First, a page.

Grassroots vs grass roots

Grassroots means at the most basic level. As a noun it refers to the common people, as opposed to the elite, in a political party, group or organization. As an adjective, grassroots means the most basic or fundamental members of an organization or an initiative starting at ground level. The impetus is from the bottom up, not the top down.

Grass roots is a variant that is sometimes seen in European countries, but the American form, grassroots, is quickly becoming the norm. The word was coined in American in 1910-1915. Grassroots signifies the power of that average men have in their numbers.



This decision, announced last week by Secretary of the Treasury Jack Lew, has been met with considerable puzzlement from those who wonder why we would demote Hamilton, the founder of our financial system, instead of Andrew Jackson, who was the architect of the Trail of Tears, an opponent of central banking, and the target of the grassroots campaign to get a woman on the twenty-dollar bill, led by the group Women on 20s. (The New Yorker)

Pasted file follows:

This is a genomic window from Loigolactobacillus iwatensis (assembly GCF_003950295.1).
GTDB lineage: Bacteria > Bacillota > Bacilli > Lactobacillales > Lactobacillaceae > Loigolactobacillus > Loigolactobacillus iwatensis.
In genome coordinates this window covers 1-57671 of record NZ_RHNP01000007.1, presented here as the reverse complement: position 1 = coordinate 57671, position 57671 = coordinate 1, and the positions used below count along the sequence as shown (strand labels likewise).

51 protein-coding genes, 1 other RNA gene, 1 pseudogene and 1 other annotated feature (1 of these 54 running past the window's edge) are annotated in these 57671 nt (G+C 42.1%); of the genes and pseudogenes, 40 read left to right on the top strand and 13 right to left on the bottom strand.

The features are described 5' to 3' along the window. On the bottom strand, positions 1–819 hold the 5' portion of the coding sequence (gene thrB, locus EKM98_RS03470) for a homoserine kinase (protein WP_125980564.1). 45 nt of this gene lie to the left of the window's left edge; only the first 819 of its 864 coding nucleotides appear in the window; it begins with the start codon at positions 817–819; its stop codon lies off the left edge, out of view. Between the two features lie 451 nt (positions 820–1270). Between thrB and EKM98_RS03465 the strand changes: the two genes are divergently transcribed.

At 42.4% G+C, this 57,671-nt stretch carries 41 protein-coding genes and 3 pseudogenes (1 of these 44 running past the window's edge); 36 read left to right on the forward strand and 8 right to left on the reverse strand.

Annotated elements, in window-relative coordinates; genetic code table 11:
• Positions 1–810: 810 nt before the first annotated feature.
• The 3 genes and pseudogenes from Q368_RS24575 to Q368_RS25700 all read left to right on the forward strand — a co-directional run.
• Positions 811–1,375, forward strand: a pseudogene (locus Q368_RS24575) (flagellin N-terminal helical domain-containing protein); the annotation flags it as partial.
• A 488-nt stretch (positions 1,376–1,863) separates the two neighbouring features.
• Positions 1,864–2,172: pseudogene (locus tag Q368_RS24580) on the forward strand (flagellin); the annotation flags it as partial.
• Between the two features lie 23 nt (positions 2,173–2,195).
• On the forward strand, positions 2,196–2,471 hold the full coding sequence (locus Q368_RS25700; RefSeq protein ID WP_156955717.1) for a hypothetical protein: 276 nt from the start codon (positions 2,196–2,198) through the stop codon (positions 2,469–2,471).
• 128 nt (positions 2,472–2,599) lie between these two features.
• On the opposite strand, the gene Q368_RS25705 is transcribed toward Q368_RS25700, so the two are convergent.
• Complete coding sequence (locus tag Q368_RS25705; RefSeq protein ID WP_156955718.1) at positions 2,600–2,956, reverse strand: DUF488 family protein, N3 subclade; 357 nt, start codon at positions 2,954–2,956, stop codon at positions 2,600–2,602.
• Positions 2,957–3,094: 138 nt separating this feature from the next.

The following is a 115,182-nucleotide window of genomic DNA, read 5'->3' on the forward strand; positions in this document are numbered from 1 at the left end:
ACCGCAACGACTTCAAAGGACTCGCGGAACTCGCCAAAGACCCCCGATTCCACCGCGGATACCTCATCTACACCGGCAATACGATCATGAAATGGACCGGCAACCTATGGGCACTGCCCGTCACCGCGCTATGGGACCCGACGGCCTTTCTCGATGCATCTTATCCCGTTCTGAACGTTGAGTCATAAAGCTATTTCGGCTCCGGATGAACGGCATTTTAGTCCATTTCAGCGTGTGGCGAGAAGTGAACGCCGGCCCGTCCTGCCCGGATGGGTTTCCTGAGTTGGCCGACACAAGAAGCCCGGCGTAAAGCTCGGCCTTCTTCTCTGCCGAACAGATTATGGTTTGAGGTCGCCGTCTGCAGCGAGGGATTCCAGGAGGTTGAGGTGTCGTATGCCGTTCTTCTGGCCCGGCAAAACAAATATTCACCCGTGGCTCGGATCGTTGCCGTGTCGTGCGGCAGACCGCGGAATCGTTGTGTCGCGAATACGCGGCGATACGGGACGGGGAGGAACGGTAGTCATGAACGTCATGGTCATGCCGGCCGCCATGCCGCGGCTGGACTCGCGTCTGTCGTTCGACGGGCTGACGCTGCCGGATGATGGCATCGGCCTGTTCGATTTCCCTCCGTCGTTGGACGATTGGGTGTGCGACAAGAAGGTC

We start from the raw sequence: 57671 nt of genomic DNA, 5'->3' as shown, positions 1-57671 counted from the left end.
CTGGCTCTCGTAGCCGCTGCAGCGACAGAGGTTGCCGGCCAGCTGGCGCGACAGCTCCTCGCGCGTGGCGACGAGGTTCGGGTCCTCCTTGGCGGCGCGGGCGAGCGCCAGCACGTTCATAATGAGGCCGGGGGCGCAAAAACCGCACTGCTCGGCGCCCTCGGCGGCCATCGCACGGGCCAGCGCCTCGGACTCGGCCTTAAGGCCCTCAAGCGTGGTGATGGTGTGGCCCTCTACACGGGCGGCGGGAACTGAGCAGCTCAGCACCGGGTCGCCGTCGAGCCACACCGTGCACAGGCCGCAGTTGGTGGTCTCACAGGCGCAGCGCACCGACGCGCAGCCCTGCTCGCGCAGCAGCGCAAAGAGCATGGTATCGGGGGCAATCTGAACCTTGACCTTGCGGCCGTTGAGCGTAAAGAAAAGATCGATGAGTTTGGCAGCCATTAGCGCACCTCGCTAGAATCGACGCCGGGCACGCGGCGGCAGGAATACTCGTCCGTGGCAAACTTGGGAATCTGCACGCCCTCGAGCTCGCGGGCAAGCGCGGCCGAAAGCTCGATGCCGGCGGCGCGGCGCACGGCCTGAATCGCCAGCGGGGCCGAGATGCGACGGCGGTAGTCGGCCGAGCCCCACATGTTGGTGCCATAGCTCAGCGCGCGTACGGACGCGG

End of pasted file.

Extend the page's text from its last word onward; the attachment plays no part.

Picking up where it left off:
But I saw little change for people on the ground in grassroots communities, which is where I preferred to work. (Business Insider Australia)

Engelbrecht also claimed that KSP/True the Vote was “a citizen-led liberty group,” suggesting that it was a grassroots organization comprised of concerned citizens who “pass the hat” for funding. (International Policy Digest)

Indeed, a closer examination reveals the anatomy of a legislative movement and demonstrates how grassroots pressure can turn what some considered a fringe issue into a political juggernaut. (Washington Post)

Taylor, the founder of Monarch Watch, says federal regulations would be a distraction from what’s needed to save the monarch butterfly — an upswell of grassroots activism. (UPI)


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